Permitting Adds Unnecessary Cost to Solar in LA County
As any installer dealing with the headaches of antiquated permitting practices will tell you, these local rules have a significant impact on the cost and time of going solar. Today with our partners at the Sierra Club we released a report rating residential solar permitting practices across one high-growth solar region: Los Angeles County. Our report found that these solar permitting practices vary widely across the county with significant room for improvement in a majority of cities. In other words, permitting is a major unnecessary cost-culprit.
Like any other home improvement project, when a homeowner invests in a solar electric system, he or she must first apply for and obtain a permit from their local government. According to best practices, this process should be simple and quick and reflect the municipality’s actual cost of review and issuance. Instead, we have a patchwork of permitting practices that vary city to city all across the country – and are more often than not unnecessarily costly, complex, non-transparent and time-intensive. And those costs add up. The Lawrence Berkeley National Laboratory estimates that such inefficient permitting processes add $1,000 – $3,500 in cost and one month in development time to the typical residential solar installation.
“While the cost of solar panels have dropped far and fast over the past few years, non-hardware costs, like permitting, haven’t budged much at all,” said Evan Gillespie, Director of Sierra Club’s My Generation Campaign. “While there are some cities who are real leaders on the permitting issue in L.A. County, there are many more that lag. We encourage all cities to adopt best practices and reduce costs and headaches for solar installers, customers and public agencies alike.”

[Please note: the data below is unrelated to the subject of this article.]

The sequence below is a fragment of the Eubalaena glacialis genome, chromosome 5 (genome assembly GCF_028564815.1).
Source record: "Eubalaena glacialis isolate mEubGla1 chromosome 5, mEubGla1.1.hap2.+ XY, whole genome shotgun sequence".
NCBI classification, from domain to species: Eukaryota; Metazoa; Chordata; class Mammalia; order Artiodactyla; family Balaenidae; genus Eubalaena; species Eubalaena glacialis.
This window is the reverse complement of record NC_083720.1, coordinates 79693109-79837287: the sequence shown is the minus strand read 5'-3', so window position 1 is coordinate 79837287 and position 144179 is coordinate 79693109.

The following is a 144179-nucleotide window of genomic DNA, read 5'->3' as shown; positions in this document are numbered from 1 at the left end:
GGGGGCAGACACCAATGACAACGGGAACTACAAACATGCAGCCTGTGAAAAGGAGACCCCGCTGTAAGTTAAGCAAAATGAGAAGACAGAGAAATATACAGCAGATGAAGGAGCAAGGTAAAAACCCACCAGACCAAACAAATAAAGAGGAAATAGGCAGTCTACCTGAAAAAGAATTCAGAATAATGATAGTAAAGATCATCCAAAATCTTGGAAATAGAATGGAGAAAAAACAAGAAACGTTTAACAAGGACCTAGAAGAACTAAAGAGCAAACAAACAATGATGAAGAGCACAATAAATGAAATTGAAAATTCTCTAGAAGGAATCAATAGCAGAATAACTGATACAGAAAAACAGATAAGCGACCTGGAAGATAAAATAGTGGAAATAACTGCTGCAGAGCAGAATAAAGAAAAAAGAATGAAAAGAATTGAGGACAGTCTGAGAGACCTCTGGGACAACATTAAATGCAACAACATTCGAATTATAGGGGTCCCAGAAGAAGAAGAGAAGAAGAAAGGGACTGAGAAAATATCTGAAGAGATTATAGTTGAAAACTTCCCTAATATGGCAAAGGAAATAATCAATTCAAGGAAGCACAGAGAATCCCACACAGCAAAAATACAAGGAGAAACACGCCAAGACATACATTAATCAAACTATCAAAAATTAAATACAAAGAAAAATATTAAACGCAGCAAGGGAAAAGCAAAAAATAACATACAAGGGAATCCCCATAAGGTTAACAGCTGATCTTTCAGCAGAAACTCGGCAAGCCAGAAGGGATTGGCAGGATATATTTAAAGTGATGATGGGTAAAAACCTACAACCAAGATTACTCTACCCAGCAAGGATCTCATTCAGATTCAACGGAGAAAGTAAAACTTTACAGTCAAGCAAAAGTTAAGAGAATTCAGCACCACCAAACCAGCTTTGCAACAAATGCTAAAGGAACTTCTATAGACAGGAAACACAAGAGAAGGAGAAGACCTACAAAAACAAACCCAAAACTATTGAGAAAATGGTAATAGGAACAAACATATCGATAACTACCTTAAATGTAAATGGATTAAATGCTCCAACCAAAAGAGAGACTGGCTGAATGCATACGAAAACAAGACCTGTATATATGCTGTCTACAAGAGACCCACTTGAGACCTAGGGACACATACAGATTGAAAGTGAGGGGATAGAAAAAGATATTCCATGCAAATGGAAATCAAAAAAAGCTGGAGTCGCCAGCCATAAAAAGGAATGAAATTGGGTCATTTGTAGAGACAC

“With a clear policy commitment to clean energy at the state level, California leads the nation on rooftop solar. However, we have an inefficient local permitting landscape that directly undermines its clean economic development and carbon reduction goals. Cutting red tape, reducing unneeded fees and otherwise standardizing permitting practices are simple and effective ways that local governments can support Californian investment in solar energy,” added Susannah Churchill, our West Coast Regional Director.
The Sierra Club assessed 90 Los Angeles County municipalities and 11 Los Angeles incorporated areas against six best practices from Vote Solar’s Project Permit tool. San Fernando, Temple City, Long Beach, Palos Verdes Estates, Hidden Hills, Santa Monica, Downey and Lancaster lead in solar-friendly permitting practices with “Best” scores. The City of Los Angeles received a “Good” grade, which is expected to improve in the coming months as the city implements Mayor Garcetti’s exciting “Sunny Skies” initiative. Fully 40 municipalities received “Worst” scores, indicating significant need for improvement. However, the biggest problem identified in the report is simply the lack of standardization. Nearly every city in Los Angeles County has adopted a unique permit approval process.
California’s Assembly Bill 2188 (Muratsuchi), which is now moving through the halls of Sacramento, would help address this unnecessary barrier to residential solar by standardizing and streamlining permitting practices statewide. In May, the bill overwhelmingly passed the Assembly with a bipartisan vote of 58-8. It must now pass the Senate and be signed by the Governor in order to become law. The bill is supported by a coalition of business associations, solar companies, environmental groups, and local elected officials.
California is the largest rooftop solar market in the nation. Solar panels are installed on over 250,000 homes, businesses, and schools totaling more than 2,000 megawatts of clean energy capacity statewide. A bright spot of economic growth in the state, rooftop solar has helped support over 43,000 local jobs and driven $10 billion dollars in local private investment. Streamlining local permitting would clear the way for continued solar success by lowering costs for the solar industry and the customers they serve.